Steps 4 Life has six houses in Redlands. People pay program fees once they get a job.

“We don’t receive state or county funding, but we do have grants to help people who can’t pay,” said McGuigan. “We set up a budget for our men and women so they can stay up to two years until they save enough for a car and rent for an apartment.”

McGuigan said working with Redlands Police has been amazing.

“We took in another man recently who had nothing, and we just got him a job. Our people work hard.”

McGuigan said most of her residents find work at pallet companies and warehouses.

“We have had people hired at Pieology and Kohl’s too.”

Members of the sheriff’s H.O.P.E. Team conduct homeless outreach with a goal of getting more people housed. Founded in 2014, it has helped 2,000 people find a home.

Members of the sheriff’s H.O.P.E. Team conduct homeless outreach with a goal of getting more people housed. Founded in 2014, it has helped 2,000 people find a home.

Finding H.O.P.E.

Redlands has the third-largest homeless population in the county behind San Bernardino and Victorville.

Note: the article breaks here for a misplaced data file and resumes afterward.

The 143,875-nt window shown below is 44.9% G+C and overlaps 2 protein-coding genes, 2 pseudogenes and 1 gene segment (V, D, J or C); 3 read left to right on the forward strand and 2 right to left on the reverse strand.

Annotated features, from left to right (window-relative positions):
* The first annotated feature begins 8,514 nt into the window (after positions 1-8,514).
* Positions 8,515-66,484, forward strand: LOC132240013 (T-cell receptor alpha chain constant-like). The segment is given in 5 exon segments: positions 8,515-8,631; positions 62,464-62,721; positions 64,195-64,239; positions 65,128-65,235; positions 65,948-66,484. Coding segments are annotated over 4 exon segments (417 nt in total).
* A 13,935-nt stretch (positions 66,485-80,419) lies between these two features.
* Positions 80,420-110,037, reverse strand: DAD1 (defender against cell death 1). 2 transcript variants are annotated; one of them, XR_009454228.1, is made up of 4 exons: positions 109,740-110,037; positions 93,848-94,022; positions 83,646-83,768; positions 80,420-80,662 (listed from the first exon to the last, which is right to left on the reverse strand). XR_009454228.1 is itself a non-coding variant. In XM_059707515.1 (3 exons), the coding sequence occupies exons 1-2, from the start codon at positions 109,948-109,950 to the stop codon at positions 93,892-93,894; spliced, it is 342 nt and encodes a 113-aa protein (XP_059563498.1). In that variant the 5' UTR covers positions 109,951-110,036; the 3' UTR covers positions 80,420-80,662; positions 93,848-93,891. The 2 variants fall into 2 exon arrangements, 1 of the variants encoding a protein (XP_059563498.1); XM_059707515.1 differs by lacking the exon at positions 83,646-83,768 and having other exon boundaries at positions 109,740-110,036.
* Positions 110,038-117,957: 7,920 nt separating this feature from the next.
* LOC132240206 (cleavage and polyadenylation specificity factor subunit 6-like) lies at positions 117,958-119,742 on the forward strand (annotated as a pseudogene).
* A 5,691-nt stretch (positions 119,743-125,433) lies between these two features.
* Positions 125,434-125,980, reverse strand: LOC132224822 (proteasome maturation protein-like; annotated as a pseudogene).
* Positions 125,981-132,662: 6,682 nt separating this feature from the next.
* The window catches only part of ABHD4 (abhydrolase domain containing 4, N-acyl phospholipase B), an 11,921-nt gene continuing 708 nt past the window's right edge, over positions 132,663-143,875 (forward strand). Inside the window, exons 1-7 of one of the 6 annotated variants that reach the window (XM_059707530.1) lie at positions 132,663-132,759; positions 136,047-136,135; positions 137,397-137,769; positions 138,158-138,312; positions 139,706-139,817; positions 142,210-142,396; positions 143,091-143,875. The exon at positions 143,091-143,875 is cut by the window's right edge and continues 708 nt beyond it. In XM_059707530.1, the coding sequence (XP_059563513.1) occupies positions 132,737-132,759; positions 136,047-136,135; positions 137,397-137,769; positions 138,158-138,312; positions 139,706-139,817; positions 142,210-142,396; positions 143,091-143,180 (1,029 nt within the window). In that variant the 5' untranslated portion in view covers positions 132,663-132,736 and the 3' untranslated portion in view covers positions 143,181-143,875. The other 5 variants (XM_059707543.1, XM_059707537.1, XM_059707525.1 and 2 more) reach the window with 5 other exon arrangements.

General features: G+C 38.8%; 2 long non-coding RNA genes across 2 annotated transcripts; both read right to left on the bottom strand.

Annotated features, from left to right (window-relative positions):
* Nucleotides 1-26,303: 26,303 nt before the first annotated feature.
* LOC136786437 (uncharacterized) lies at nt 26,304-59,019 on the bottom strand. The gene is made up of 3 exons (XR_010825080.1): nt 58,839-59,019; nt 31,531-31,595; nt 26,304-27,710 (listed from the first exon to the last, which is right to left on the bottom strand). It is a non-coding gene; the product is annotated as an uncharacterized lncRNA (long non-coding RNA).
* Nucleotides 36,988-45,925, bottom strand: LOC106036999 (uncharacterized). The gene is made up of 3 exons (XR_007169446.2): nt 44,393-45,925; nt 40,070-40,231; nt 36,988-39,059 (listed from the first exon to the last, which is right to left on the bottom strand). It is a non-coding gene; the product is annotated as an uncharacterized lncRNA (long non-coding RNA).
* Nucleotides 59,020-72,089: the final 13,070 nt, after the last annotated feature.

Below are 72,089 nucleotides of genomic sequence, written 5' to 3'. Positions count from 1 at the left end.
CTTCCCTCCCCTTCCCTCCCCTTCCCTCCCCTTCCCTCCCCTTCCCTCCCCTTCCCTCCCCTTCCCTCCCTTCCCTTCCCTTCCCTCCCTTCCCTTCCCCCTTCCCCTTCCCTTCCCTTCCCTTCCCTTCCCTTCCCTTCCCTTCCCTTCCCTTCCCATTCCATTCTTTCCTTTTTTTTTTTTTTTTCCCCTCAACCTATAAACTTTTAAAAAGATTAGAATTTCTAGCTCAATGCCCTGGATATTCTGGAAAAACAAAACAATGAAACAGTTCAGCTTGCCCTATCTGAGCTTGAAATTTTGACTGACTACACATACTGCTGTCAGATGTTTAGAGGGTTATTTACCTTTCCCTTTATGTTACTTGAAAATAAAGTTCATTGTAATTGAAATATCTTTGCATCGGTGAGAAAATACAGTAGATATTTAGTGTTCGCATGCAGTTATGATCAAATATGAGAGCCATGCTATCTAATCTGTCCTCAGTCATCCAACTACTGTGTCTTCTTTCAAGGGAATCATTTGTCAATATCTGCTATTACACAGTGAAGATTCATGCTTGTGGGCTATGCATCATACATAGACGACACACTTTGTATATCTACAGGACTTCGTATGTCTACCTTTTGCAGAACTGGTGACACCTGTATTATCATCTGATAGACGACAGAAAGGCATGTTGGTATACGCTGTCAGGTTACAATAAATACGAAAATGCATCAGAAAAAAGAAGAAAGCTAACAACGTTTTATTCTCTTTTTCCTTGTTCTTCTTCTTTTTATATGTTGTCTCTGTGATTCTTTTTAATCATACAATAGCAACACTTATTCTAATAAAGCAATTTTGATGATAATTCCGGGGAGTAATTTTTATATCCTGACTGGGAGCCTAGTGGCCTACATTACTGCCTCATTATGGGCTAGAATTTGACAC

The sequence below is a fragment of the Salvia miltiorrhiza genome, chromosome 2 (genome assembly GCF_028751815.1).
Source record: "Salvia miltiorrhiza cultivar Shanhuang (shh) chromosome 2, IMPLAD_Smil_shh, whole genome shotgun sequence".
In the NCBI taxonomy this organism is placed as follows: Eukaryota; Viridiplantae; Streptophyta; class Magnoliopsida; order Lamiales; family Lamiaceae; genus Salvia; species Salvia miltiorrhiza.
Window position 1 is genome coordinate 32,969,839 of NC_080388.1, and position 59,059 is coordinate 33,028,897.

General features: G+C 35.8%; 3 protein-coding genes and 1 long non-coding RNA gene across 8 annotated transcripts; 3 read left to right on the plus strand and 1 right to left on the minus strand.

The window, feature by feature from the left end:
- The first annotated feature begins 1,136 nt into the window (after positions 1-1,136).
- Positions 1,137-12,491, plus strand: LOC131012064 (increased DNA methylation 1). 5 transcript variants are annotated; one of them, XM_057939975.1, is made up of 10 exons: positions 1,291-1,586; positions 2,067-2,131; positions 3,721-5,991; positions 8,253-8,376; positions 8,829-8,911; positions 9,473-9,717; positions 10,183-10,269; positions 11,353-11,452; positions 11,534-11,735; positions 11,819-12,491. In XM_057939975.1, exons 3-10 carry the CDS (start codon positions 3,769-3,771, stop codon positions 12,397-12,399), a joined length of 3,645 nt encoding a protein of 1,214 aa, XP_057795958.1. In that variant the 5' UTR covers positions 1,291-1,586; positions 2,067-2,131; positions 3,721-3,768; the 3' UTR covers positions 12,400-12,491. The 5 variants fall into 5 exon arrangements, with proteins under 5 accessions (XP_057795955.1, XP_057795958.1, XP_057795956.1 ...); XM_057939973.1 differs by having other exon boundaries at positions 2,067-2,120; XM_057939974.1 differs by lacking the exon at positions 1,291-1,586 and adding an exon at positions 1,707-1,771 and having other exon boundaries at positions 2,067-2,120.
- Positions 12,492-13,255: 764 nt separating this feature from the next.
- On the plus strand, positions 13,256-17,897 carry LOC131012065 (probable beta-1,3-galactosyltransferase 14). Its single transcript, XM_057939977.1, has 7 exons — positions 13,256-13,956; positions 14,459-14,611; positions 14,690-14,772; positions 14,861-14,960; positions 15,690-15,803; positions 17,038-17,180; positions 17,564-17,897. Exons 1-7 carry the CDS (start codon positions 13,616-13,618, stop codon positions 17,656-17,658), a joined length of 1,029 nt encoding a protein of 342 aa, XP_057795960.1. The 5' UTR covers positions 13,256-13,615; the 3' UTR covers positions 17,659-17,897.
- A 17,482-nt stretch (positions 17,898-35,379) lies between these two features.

The county’s homeless count and subpopulation survey was taken in January and recorded 186 homeless people living in Redlands. The survey recorded a total of 3,125 homeless people in San Bernardino County, 518 more people from 2019.

The county recognizes the growing homeless problem and has programs to help combat it. One is the San Bernardino County Sheriff Department’s Homeless Outreach Proactive Enforcement (H.O.P.E.) Team.

The Sheriff’s Department assembled the H.O.P.E. Team in 2014 to reduce calls for service and other resources currently required to deal with the homeless population. It is a four-man team assigned throughout the county.

On Sept. 30, the HOPE Team housed its 2,000th homeless person. The team located a family of six living in their vehicle in San Bernardino. Using donations, they immediately placed the family in a motel for the night and provided them groceries. The family was then linked to service providers to maintain a safe place to stay and connected to long-term housing.